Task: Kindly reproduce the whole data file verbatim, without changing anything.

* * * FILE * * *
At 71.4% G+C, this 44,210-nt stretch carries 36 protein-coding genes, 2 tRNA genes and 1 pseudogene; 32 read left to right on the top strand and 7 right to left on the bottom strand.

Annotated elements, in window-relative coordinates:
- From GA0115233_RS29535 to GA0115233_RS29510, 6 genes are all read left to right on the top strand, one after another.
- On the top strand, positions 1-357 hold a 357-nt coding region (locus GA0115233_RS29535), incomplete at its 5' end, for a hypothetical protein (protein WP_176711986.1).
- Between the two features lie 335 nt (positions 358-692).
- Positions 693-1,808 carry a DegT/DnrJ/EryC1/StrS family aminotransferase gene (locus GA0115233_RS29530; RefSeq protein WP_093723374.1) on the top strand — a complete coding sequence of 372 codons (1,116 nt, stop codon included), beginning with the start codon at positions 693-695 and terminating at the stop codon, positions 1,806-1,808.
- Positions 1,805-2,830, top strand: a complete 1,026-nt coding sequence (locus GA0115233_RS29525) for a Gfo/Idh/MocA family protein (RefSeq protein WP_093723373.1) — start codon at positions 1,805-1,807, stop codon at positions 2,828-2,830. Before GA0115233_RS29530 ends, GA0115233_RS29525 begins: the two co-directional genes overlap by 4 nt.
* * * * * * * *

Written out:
At 71.4% G+C, this 44,210-nt stretch carries 36 protein-coding genes, 2 tRNA genes and 1 pseudogene; 32 read left to right on the top strand and 7 right to left on the bottom strand.

Annotated elements, in window-relative coordinates:
- From GA0115233_RS29535 to GA0115233_RS29510, 6 genes are all read left to right on the top strand, one after another.
- On the top strand, positions 1-357 hold a 357-nt coding region (locus GA0115233_RS29535), incomplete at its 5' end, for a hypothetical protein (protein WP_176711986.1).
- Between the two features lie 335 nt (positions 358-692).
- Positions 693-1,808 carry a DegT/DnrJ/EryC1/StrS family aminotransferase gene (locus GA0115233_RS29530; RefSeq protein WP_093723374.1) on the top strand — a complete coding sequence of 372 codons (1,116 nt, stop codon included), beginning with the start codon at positions 693-695 and terminating at the stop codon, positions 1,806-1,808.
- Positions 1,805-2,830, top strand: a complete 1,026-nt coding sequence (locus GA0115233_RS29525) for a Gfo/Idh/MocA family protein (RefSeq protein WP_093723373.1) — start codon at positions 1,805-1,807, stop codon at positions 2,828-2,830. Before GA0115233_RS29530 ends, GA0115233_RS29525 begins: the two co-directional genes overlap by 4 nt.